What is your outlook?
Calvin Trillin is a journalist, humorist and novelist. Best known for his humorous writing about food and eating, he is also the author of several books of fiction, nonfiction essays, comic verse and plenty of more serious journalism.
Trillin was born in Kansas City, Missouri in 1935. He received his BA from Yale University, where he was chair of the Yale Daily News, in 1957. In 1963, after a serving in the U.S. Army and then working at Time magazine for a short time, Trillin joined the staff of The New Yorker magazine, where his reporting on racial integration at the University of Georgia eventually developed into his first book, An Education in Georgia: Charlayne Hunter, Hamilton Holmes and the Integration of the University of Georgia. Trillin's 1967-1982 column "U.S. Journal" for The New Yorker documented events throughout the nation, both funny and serious; since 1984, he has written a series of longer, narrative pieces under the title "American Chronicles."
Trillin is also a longtime contributor to The Nation magazine - is, in fact, the single most prolific contributor to that magazine to date. From 1978-1980 he penned a column called "Variation"; from 1984-1990 another called "Uncivil Liberties"; and from 1990 to the present a weekly one called "Deadline Poem" consisting of humorous poems about current events.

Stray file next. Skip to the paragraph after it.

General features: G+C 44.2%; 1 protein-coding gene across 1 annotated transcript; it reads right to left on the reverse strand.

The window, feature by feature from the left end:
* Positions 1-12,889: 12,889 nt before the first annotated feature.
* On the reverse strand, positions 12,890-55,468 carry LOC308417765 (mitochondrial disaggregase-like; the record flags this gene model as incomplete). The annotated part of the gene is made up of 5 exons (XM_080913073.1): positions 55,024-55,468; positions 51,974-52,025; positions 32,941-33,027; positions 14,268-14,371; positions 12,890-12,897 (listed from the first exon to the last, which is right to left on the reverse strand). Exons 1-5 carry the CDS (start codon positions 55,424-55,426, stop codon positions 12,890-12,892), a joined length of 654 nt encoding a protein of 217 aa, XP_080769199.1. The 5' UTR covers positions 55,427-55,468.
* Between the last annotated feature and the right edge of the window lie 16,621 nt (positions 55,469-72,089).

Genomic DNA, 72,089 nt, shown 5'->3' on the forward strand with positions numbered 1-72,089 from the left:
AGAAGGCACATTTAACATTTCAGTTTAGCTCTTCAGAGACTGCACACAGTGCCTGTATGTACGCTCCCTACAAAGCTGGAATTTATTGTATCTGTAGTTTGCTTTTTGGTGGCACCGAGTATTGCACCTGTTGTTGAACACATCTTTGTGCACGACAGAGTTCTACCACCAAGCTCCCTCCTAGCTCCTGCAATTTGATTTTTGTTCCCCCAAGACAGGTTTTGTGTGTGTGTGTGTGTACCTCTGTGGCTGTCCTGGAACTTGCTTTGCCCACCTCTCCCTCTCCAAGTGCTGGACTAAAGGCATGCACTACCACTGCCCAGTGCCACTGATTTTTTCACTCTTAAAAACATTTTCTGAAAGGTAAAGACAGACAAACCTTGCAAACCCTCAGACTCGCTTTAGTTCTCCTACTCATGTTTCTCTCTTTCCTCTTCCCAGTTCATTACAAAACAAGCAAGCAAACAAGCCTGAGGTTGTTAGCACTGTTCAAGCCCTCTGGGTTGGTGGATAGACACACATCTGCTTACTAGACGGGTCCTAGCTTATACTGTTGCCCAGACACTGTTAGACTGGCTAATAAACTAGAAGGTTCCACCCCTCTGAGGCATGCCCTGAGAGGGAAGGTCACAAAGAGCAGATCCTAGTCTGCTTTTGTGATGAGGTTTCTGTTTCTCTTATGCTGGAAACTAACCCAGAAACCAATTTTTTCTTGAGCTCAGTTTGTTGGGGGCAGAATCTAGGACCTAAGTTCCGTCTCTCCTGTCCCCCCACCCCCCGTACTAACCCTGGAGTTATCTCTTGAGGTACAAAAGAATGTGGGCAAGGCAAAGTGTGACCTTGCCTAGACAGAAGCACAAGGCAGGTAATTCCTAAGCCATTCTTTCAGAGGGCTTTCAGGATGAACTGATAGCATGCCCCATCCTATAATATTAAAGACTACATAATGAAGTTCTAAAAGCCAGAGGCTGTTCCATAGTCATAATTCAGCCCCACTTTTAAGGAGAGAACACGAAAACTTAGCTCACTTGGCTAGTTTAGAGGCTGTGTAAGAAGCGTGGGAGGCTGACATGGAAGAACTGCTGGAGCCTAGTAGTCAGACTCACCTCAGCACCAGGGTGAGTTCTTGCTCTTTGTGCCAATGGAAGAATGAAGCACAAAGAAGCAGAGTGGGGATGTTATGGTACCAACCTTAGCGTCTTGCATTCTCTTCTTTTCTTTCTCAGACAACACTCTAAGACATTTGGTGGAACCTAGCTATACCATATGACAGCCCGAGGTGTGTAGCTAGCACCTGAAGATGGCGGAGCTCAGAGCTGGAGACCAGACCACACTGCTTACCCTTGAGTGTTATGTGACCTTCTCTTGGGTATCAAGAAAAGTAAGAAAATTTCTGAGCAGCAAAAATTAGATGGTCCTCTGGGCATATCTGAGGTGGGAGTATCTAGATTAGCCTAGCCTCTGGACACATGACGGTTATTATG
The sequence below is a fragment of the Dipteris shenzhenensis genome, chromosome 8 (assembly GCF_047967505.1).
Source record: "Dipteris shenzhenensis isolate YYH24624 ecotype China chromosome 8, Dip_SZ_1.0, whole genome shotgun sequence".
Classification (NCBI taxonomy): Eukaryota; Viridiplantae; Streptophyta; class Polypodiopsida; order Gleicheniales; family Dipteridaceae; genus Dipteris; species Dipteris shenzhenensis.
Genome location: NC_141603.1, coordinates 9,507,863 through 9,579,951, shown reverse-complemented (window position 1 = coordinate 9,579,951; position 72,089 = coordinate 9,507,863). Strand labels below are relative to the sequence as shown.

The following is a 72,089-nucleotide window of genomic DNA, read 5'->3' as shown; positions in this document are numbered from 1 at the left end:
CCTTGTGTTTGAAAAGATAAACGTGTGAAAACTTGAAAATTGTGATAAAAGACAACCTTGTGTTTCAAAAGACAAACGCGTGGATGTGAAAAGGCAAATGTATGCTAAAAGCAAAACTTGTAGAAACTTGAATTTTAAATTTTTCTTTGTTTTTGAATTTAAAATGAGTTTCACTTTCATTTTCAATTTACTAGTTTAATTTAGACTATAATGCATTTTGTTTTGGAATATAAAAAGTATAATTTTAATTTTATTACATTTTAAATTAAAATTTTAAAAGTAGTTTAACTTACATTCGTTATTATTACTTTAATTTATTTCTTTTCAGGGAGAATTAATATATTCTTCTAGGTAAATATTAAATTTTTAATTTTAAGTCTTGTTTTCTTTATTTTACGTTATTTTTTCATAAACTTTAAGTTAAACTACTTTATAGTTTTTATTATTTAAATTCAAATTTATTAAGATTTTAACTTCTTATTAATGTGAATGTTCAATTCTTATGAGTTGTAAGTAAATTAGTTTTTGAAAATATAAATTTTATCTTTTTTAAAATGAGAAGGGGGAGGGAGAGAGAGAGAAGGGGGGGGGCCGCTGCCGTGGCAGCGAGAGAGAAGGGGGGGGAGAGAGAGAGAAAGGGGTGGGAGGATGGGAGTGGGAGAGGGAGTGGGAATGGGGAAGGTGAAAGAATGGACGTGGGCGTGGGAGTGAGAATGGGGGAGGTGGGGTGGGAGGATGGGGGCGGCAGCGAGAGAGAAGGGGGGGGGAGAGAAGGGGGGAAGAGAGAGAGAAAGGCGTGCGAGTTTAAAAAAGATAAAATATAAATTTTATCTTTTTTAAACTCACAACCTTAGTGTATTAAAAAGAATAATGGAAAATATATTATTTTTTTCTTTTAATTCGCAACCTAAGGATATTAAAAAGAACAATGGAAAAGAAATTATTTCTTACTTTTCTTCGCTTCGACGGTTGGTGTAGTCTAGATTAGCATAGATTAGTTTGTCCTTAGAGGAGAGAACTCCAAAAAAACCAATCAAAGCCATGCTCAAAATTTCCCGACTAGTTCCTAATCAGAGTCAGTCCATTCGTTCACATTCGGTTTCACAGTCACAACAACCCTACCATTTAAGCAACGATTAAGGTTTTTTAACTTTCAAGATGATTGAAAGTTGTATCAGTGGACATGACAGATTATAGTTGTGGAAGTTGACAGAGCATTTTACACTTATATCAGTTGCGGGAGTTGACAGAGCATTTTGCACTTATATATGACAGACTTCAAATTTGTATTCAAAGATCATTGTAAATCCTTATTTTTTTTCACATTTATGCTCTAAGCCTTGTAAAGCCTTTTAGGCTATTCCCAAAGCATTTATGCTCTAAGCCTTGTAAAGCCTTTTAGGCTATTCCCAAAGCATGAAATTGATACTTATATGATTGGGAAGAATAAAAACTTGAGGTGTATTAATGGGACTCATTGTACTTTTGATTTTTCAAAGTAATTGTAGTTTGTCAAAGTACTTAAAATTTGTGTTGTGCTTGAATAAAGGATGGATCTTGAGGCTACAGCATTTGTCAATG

Calvin Trillin's most recent novel is Deciding the Next Decider: The 2008 Presidential Race in Rhyme (Nov. 2008)
Question: Are you generally optimistic or pessimistic about the way they world is headed?
Calvin Trillin: I’m pessimistic about whether the plumber is gonna come; but optimistic, I think, in general. I’m not sure it has to do about the world, though. I think it has to do with things are gonna probably be okay . . . but it’s sort of personal. It has to do with my family and things, not to . . . not . . . I don’t really think usually in terms of the whole world. They’ll have to worry about themselves.
Trillin is optimistic about his own life, but says the world will have to worry about itself.
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